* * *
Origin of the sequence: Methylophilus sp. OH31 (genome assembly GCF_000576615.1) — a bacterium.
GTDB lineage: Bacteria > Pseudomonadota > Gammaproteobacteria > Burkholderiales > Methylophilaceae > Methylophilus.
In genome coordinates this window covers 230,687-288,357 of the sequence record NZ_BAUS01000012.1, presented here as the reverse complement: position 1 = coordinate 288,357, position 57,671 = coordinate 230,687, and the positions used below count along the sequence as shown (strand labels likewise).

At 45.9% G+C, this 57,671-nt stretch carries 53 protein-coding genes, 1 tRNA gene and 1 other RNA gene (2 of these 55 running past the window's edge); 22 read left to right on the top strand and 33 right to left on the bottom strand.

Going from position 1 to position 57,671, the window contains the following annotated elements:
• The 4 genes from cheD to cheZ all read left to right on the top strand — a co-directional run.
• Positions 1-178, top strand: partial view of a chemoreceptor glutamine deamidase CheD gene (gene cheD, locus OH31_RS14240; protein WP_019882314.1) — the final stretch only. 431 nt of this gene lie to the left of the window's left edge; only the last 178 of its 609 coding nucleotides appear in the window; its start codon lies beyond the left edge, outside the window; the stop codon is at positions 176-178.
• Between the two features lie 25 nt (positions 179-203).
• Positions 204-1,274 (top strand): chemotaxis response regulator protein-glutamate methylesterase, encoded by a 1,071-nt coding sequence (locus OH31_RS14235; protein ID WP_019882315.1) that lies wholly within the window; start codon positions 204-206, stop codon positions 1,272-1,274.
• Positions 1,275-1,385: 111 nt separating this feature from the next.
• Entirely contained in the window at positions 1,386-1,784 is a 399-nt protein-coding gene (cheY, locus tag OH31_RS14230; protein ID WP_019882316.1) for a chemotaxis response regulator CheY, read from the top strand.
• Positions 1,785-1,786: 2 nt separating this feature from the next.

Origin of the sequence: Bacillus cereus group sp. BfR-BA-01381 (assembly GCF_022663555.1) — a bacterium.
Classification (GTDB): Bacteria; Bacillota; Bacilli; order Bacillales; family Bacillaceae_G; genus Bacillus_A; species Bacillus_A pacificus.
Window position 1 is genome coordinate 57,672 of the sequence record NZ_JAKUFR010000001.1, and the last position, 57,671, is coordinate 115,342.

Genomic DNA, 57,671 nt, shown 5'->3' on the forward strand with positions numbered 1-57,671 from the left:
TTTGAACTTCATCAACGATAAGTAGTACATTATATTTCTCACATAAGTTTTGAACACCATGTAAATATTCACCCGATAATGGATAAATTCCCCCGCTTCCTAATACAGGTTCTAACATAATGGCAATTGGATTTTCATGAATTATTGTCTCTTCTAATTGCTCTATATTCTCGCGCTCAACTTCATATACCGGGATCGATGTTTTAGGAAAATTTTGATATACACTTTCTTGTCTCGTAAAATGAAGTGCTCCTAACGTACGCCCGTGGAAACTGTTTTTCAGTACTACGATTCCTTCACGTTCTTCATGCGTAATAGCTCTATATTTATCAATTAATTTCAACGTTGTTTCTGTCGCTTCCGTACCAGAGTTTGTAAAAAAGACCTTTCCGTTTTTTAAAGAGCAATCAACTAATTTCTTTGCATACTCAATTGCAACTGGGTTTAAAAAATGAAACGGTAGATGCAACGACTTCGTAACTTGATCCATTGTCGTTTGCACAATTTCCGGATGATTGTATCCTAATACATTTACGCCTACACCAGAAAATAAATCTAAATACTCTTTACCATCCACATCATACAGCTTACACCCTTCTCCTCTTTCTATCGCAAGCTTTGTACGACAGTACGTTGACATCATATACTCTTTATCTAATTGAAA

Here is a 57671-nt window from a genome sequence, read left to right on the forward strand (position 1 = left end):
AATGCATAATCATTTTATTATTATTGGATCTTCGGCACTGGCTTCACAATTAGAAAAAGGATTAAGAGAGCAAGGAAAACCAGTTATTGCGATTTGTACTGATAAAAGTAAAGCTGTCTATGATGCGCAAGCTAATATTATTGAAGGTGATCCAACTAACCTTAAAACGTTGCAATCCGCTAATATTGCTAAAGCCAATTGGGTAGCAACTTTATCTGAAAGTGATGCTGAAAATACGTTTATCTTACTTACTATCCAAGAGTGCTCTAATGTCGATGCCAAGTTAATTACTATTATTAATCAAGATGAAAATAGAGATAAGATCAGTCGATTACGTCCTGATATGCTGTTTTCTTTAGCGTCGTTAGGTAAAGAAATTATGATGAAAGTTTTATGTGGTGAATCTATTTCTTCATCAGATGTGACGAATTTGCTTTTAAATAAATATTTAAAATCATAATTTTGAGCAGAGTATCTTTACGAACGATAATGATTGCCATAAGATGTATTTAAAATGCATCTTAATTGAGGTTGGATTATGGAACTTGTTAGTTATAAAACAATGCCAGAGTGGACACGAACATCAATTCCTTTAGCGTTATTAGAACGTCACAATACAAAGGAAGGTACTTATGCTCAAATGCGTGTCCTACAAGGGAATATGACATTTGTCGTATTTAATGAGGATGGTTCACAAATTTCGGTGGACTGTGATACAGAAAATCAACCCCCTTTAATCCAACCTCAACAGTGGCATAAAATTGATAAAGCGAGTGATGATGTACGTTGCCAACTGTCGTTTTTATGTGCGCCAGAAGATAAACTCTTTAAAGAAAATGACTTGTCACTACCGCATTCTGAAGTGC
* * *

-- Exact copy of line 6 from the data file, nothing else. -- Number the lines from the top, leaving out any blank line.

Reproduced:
• The 4 genes from cheD to cheZ all read left to right on the top strand — a co-directional run.